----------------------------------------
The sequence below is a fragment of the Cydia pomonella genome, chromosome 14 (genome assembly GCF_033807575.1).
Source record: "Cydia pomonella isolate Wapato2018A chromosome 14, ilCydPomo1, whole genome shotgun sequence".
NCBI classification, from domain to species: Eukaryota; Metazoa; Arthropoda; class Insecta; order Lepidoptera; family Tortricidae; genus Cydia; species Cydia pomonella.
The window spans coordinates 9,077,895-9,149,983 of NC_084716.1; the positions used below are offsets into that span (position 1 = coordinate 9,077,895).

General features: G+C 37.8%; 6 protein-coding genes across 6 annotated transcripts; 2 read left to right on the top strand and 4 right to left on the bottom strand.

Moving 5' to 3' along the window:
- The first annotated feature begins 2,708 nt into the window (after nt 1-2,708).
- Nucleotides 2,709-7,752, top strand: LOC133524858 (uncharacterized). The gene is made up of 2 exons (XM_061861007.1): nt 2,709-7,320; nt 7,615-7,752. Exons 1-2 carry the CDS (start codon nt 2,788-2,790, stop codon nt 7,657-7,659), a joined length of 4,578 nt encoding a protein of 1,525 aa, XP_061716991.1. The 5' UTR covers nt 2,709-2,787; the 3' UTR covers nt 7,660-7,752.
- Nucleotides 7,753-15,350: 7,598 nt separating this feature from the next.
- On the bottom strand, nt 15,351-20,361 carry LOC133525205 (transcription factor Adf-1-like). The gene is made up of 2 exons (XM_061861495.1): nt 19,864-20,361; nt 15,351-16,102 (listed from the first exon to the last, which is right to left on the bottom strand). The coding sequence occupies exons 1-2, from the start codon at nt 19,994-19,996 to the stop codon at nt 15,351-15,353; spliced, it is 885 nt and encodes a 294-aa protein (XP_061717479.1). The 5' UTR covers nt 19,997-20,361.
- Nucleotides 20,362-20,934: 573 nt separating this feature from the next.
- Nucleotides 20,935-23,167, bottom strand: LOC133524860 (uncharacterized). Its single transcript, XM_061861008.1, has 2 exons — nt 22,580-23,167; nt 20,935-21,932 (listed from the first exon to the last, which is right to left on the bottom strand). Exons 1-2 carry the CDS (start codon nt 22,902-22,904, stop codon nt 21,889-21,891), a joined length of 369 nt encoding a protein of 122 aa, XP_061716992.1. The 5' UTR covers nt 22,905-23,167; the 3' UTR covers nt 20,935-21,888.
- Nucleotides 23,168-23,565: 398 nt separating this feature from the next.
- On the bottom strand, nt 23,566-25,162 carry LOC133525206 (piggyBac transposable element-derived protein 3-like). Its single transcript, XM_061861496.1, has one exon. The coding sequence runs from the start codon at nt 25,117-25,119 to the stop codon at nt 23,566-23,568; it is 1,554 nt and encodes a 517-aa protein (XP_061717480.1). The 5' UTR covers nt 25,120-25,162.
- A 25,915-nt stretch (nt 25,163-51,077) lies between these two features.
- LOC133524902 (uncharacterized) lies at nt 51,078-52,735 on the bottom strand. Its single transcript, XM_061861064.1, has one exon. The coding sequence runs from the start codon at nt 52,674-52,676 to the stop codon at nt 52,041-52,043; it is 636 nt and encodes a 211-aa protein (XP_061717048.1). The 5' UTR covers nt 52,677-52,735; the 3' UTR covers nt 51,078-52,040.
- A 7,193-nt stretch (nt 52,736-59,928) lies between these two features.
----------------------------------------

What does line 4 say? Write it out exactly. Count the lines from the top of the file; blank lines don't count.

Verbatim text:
The window spans coordinates 9,077,895-9,149,983 of NC_084716.1; the positions used below are offsets into that span (position 1 = coordinate 9,077,895).